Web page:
A friend shared her weekly schedule with me. Math tutoring on Wednesdays on one side of town; the twice-per-week biology class her daughter took on the other side of town; Celtic dance lessons; drawing class; piano for two kids; the weekly, day-long homeschool co-op; and three sports teams (with practices and games every week). She confessed to me that she was behind in writing. Of course, who wouldn’t be on that schedule? Then she made the funniest comment: “Wouldn’t it be great if you could get all the classes your kids needed in one building? Like you could get your math, biology, art, music and sports all in one place and not have to drive everywhere to go to them?”
As soon as the words came out of her mouth, we blurted together, “School. They call it school.”
And really, that’s the whole point of school. You get all the experts together to teach your kids all that they need/want to know, in one day, in one place. Parents take care of earning money and managing the home, kids go to a building to get an education. If you want that, school does it, efficiently and in some cases, well!
But most of us who home educate truly do not want that. We want something else.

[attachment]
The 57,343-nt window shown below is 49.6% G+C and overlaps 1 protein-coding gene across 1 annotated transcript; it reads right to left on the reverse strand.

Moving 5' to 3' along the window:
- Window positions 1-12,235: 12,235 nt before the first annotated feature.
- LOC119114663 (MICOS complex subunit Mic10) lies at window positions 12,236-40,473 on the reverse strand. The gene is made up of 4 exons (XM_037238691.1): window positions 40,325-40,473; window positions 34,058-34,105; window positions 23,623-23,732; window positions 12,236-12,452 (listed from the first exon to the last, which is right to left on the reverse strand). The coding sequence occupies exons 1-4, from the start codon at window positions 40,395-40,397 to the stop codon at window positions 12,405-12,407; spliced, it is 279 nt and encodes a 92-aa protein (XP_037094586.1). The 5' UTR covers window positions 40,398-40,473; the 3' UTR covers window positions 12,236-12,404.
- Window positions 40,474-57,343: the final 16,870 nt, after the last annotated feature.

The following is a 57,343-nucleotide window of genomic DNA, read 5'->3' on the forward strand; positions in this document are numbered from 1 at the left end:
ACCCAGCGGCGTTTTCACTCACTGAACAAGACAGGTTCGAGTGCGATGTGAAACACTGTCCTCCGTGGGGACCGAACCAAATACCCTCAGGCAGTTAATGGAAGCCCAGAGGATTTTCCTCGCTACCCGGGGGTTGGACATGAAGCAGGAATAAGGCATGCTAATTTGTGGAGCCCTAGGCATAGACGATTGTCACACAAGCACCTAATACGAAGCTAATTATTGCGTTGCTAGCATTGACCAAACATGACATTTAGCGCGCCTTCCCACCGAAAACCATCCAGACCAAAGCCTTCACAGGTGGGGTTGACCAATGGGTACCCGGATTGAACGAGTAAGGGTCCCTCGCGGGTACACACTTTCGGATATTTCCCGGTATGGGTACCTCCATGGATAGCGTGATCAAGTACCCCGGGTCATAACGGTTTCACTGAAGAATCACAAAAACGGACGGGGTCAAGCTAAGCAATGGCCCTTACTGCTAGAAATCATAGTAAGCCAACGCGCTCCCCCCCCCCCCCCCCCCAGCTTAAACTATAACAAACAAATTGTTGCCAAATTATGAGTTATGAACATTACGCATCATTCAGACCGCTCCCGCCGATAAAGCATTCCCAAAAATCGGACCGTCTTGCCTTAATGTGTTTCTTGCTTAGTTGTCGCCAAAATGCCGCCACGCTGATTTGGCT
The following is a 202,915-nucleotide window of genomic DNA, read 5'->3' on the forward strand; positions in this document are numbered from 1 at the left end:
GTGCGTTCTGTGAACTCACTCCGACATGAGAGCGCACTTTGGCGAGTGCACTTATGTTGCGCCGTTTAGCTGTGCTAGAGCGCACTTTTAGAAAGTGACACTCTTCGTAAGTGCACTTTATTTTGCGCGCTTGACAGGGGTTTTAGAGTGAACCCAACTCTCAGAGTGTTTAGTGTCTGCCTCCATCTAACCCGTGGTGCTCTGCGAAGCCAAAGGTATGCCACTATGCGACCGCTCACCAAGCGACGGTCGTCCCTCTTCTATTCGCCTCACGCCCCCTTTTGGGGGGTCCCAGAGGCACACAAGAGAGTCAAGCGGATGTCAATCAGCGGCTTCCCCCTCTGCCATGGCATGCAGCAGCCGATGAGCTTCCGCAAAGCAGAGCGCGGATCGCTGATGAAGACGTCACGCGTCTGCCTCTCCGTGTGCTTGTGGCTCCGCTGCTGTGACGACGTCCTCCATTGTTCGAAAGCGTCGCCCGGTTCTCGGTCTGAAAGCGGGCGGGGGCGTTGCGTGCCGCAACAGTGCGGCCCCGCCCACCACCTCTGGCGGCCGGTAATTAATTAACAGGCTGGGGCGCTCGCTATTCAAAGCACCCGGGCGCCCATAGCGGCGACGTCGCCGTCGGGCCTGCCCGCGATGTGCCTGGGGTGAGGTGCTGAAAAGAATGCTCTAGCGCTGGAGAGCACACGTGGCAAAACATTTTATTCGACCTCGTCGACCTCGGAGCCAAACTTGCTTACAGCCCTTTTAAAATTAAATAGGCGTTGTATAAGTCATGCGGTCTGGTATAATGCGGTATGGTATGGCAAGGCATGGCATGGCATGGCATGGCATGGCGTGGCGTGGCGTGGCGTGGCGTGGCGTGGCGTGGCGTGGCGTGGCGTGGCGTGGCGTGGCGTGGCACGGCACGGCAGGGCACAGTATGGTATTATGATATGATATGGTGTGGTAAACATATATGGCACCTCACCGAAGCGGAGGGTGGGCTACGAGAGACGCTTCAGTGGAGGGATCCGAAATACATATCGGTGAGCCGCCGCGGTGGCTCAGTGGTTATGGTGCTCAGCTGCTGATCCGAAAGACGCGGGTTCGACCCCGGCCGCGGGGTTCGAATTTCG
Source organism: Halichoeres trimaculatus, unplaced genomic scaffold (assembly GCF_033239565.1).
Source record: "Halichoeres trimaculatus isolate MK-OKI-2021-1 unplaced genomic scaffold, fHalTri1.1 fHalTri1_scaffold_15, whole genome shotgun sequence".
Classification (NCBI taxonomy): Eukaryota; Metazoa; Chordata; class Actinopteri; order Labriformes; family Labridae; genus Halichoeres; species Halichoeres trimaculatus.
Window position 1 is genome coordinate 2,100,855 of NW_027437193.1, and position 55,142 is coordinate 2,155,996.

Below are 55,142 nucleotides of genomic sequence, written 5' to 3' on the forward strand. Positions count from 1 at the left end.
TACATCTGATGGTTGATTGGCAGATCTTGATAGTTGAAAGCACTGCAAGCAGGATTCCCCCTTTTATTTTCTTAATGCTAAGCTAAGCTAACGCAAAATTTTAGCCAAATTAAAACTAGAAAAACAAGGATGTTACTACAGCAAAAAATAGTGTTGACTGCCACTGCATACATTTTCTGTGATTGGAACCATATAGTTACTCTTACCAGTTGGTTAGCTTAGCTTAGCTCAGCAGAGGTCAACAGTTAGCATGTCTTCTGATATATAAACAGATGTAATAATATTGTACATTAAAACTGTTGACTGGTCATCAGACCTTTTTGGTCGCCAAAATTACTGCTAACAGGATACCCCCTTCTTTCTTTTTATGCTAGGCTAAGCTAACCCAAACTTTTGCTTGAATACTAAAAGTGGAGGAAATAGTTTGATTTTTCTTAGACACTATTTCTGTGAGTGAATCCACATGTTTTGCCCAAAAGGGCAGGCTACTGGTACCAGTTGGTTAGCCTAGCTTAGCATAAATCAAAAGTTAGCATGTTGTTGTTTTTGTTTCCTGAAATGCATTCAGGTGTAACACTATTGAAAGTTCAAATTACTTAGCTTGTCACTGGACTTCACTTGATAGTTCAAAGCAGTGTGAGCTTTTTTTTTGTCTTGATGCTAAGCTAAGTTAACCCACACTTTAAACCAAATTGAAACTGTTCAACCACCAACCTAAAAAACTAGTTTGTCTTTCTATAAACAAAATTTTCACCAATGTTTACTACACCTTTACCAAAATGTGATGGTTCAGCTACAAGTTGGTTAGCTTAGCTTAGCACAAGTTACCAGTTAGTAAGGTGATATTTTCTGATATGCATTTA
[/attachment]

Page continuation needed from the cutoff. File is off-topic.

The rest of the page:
We want a higher quality education.
We want relational connections with our kids and between our children. We want to have time for in-depth study. We want to take winter ski vacations and not miss “school.” We want our genius musicians to have plenty of time to practice or we want our star athletes to get enough sleep while they study and do their sports. We want to be the primary influences on our kids’ lives. We want to be the ones who see the lights go on in reading or fractions or Shakespeare. Or we hate the school district we live in, or can’t afford private schools.
It’s a tricky balance. We want to provide our kids with enriching experiences like field trips, tutors, co-ops, and violin lessons. We also want to consistently advance in the core subjects. In an effort to do it all, sometimes the “home” part of homeschool is lost. We bring school to the kitchen table and find it less and less inspired. So we add a bunch of outside activities and teachers, and the next thing you know: We’re car-schooling!
Back in the early days of home education, I read a long treatise on why parents ought to stay home, in the house, with their kids. The writer talked about rhythms and routines, modeling all kinds of life skills (plumbing and baking, creating a shopping list and sewing on buttons, filling the bird feeders and using the drill). She urged long sessions of reading aloud and leaving time for dress-ups and Legos, lying on a couch bored, face painting and knitting. She emphasized how busy-ness leads to a habit of breaking concentration, of not deeply investing in any one moment, project, or playtime because inside the child knows that that activity is about to be interrupted by another trip out the door.